Another Fine Restaurant in Manhattan is Gluten-Free Friendly

Betony
41 West 57th Street
New York, NY
212-465-2400

Per Everybody Eats: Two former colleagues from Eleven Madison Park – Bryce Shuman (right), who was an executive sous-chef, and Eamon Rockey (left) , who was a captain and involved in Atera and Aska – have teamed up to create Betony, a modern American restaurant. Chef Shuman was familiar with Everybody Eats’ gluten free offerings from Eleven Madison and is very much aware of the growing celiac/gluten-free concerns as his mother, who lives in the midwest, has celiac herself!

The Midtown spot they have chosen briefly housed Brasserie Pushkin, a two-story space with a soaring front area and windows overlooking West 57th Street. That brasserie, a Russian extravaganza, lasted only about nine months before its owner, Andrey Dellos, pulled the plug and went looking for something different to put there. He had dined at Eleven Madison Park often enough to get to know Mr. Shuman; so Mr. Dellos had him prepare a few tastings, and the project began to take shape. Mr. Shuman asked Mr. Rockey to help him find a general manager, and Mr. Rockey himself signed on.

“Andrey has given us a great deal of liberty to showcase our vision,” Mr. Rockey said. According to Chef Shuman: “The food that I know and love is inspired by the ingredients. I want to present familiar flavors in a really modern way.”

The menu will have a great deal of green, in dishes like an asparagus lasagna with cheese curds, and potato gnocchi with guanciale (an exotic Italian bacon), peas and mint. There will be 85 seats, some in the front bar area and the rest on two levels in the rear. The decor will include bare brick and some of the wonderful, rich Pushkin woodwork.`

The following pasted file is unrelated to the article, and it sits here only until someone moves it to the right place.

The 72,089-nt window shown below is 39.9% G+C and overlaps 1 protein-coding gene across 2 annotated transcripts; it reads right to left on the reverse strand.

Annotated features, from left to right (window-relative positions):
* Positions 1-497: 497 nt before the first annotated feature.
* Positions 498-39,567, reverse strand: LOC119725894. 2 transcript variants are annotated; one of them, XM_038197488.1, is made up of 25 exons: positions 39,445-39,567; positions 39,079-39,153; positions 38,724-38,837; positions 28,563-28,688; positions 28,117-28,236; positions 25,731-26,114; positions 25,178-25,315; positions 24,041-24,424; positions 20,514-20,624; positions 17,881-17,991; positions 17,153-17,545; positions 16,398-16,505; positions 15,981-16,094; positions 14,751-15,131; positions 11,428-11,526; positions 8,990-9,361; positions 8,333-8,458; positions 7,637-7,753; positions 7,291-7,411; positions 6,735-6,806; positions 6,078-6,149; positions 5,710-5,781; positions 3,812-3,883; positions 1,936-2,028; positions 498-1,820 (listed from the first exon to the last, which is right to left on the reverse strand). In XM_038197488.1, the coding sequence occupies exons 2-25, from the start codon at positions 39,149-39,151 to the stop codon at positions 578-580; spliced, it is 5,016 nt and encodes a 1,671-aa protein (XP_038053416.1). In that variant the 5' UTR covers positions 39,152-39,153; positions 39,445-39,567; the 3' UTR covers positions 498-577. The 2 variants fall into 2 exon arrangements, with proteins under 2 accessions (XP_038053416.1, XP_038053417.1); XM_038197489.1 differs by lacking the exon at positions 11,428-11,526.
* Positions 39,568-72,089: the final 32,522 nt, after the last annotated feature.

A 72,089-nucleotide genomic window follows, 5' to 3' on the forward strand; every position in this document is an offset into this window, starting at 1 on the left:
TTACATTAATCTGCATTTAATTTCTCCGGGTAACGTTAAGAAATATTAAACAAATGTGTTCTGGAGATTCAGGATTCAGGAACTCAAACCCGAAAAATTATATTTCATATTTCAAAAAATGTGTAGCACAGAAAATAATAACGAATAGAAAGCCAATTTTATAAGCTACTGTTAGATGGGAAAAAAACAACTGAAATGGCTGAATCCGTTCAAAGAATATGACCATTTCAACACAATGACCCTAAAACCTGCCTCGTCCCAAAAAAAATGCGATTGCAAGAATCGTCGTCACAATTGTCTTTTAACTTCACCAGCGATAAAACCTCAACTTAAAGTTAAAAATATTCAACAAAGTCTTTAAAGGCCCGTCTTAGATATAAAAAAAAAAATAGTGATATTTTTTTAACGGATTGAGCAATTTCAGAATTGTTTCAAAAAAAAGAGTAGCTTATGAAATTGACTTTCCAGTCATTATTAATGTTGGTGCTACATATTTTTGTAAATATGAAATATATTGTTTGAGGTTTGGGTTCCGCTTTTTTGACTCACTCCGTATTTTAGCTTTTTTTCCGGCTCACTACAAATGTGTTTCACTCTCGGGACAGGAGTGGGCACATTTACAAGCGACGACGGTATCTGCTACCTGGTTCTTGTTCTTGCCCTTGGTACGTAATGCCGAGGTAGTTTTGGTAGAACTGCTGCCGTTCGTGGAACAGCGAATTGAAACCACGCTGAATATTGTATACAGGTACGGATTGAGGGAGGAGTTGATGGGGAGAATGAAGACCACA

Everybody Eats’ Egg Challah, Multi-Grain Loves, and Crusty Baguette will be featured in the cooking, but don’t count on always being able to identify the bread in your dish. Chef Shuman knows a million tricks and techniques to make original gluten free culinary masterpieces out of our raw materials.

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When Government and Food Intolerances Collide

Department of Justice
Office of Public Affairs

FOR IMMEDIATE RELEASE

Thursday, December 20, 2012

Justice Department and Lesley University Sign Agreement to Ensure Meal Plan Is Inclusive of Students with Celiac Disease and Food Allergies

The Justice Department today announced an agreement with Lesley University in Cambridge, Mass., to ensure that students with celiac disease and other food allergies can fully and equally enjoy the university’s meal plan and food services in compliance with the Americans with Disabilities Act (ADA).

Food allergies may constitute a disability under the ADA. Individuals with food allergies may have an autoimmune response to certain foods, the symptoms of which may include difficulty swallowing and breathing, asthma and anaphylaxis. For example, celiac disease, which is triggered by consumption of the protein gluten (found in foods such as wheat, barley and rye), can cause permanent damage to the surface of the small intestines and an inability to absorb certain nutrients, leading to vitamin deficiencies that deny vital nourishment to the brain, nervous system, bones, liver and other organs. Celiac disease affects about 1 in 133 Americans.

“By implementing this agreement, Lesley University will ensure students with celiac disease and other food allergies can obtain safe and nutritional food options,” said Thomas E. Perez, Assistant Attorney General for the Civil Rights Division. “The agreement ensures that Lesley’s meal program is attentive to the schedules and demands of college students with food allergies, an issue colleges and universities across the country need to consider.”

Under the settlement, Lesley University agrees to amend its policies and practices to:

· Continually provide ready-made hot and cold gluten- and allergen-free food options in its dining hall food lines;